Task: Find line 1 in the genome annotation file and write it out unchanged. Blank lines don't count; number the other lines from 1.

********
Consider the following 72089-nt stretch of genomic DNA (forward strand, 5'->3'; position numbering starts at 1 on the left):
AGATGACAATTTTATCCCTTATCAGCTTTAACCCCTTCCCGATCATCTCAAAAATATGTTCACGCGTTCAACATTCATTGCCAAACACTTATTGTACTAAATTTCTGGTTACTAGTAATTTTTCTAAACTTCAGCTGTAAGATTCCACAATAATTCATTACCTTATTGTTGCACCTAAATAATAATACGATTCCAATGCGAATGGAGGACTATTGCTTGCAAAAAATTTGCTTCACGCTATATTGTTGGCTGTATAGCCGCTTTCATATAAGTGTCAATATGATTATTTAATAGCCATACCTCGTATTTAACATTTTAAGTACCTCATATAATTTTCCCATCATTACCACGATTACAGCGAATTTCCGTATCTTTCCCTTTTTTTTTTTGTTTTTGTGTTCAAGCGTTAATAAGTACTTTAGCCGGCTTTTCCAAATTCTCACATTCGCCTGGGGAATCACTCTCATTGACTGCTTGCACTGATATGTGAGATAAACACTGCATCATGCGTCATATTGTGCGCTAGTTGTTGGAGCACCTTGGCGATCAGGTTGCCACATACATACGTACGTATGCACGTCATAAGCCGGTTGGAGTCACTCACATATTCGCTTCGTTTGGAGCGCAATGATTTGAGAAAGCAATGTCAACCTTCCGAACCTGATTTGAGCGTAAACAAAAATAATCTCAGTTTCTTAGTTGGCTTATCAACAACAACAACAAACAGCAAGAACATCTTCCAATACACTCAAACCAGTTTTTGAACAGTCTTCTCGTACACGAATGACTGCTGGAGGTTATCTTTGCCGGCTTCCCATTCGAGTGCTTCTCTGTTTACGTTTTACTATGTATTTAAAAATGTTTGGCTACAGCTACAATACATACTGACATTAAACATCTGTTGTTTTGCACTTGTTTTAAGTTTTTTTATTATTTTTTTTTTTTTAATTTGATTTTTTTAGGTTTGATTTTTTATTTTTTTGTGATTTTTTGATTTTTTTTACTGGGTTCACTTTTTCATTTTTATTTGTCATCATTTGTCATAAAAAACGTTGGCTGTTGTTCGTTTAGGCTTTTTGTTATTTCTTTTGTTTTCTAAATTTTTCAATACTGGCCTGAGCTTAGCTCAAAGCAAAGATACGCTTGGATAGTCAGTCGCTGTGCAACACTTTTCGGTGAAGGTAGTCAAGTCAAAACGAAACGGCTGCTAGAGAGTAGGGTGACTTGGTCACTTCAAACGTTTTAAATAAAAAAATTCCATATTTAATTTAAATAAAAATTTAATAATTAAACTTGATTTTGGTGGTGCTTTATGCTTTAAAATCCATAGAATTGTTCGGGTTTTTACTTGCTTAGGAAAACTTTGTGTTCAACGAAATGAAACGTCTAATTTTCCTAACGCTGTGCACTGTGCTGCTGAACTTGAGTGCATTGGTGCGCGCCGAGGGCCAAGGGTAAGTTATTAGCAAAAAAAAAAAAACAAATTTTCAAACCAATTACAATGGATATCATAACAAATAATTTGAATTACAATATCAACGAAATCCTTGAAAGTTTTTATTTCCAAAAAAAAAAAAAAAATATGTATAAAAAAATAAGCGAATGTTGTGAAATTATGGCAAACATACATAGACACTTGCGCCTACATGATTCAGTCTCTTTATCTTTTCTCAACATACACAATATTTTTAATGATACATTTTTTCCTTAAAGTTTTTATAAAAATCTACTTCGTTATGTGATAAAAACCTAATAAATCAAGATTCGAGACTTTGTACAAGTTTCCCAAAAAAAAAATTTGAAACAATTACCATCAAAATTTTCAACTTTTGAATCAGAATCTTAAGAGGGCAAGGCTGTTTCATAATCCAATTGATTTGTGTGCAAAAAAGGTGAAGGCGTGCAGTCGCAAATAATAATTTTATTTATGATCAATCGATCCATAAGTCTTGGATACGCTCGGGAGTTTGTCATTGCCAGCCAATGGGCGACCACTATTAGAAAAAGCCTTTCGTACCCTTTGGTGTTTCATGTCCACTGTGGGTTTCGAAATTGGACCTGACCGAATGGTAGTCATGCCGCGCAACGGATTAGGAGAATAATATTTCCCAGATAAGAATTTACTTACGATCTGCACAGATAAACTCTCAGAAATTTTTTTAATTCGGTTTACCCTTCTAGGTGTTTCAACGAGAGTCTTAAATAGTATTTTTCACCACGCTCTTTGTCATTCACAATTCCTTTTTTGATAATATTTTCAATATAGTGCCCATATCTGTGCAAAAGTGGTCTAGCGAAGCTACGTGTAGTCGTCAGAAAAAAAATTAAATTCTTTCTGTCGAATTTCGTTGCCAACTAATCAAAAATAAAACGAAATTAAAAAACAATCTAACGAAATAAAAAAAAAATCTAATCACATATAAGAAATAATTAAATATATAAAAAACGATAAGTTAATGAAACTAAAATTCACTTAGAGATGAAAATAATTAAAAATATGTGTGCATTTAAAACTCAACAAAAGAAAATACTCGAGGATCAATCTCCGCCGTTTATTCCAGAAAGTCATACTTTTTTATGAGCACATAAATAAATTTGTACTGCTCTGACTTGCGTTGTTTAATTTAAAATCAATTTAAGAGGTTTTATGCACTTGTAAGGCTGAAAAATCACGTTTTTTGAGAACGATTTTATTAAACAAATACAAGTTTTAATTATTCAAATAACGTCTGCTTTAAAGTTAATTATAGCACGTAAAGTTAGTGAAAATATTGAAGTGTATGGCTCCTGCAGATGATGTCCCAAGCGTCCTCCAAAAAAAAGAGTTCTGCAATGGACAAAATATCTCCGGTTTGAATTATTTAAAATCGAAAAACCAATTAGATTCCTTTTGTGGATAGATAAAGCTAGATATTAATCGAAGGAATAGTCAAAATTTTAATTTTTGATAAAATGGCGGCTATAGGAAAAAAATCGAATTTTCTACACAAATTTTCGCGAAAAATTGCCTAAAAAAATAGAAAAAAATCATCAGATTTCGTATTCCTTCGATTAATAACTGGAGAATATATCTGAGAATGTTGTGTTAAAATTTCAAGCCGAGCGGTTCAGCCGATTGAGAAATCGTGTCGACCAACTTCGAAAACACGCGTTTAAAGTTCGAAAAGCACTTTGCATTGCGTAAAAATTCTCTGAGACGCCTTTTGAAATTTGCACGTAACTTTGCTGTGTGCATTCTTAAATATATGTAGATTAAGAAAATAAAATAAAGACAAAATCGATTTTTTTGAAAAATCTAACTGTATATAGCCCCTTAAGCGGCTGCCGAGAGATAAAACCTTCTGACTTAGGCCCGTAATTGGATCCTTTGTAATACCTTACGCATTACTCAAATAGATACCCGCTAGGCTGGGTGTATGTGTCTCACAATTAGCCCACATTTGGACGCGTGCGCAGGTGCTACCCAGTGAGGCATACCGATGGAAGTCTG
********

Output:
Consider the following 72089-nt stretch of genomic DNA (forward strand, 5'->3'; position numbering starts at 1 on the left):